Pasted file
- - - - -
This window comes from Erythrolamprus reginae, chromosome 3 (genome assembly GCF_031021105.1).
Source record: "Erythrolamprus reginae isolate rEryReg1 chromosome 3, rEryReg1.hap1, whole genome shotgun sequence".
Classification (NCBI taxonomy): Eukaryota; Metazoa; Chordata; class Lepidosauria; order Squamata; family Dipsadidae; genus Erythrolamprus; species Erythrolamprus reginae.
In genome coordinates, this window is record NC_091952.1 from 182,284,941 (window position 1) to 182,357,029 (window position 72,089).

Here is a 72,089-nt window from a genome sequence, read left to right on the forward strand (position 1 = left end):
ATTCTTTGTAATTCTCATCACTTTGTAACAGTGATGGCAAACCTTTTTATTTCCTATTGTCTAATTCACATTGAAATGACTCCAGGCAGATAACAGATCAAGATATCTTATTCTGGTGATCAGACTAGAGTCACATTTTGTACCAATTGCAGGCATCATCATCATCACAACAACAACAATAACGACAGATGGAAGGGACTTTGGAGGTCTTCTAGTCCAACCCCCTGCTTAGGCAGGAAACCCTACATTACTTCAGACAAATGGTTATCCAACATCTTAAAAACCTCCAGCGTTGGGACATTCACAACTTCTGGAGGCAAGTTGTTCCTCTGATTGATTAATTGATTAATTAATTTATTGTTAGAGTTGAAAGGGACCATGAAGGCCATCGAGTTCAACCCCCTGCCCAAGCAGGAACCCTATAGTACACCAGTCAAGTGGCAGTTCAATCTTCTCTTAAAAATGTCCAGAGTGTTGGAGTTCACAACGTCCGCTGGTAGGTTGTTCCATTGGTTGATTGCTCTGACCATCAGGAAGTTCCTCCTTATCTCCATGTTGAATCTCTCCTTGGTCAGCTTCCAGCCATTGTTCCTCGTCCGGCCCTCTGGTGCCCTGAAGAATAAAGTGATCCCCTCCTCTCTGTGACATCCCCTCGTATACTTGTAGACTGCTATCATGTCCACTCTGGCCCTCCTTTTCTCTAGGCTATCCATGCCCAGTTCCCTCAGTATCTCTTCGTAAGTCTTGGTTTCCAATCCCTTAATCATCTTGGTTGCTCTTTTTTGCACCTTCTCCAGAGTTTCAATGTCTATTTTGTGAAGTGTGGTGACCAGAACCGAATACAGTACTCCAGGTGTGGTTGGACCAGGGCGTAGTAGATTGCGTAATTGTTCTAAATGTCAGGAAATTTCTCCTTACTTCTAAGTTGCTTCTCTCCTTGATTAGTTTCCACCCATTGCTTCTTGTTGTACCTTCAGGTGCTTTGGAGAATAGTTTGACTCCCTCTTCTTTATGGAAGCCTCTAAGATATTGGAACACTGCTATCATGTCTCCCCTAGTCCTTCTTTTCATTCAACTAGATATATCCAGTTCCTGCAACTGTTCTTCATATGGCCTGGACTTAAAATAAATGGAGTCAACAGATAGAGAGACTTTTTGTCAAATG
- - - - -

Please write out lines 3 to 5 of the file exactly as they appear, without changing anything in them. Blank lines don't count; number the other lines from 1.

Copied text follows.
Classification (NCBI taxonomy): Eukaryota; Metazoa; Chordata; class Lepidosauria; order Squamata; family Dipsadidae; genus Erythrolamprus; species Erythrolamprus reginae.
In genome coordinates, this window is record NC_091952.1 from 182,284,941 (window position 1) to 182,357,029 (window position 72,089).

Here is a 72,089-nt window from a genome sequence, read left to right on the forward strand (position 1 = left end):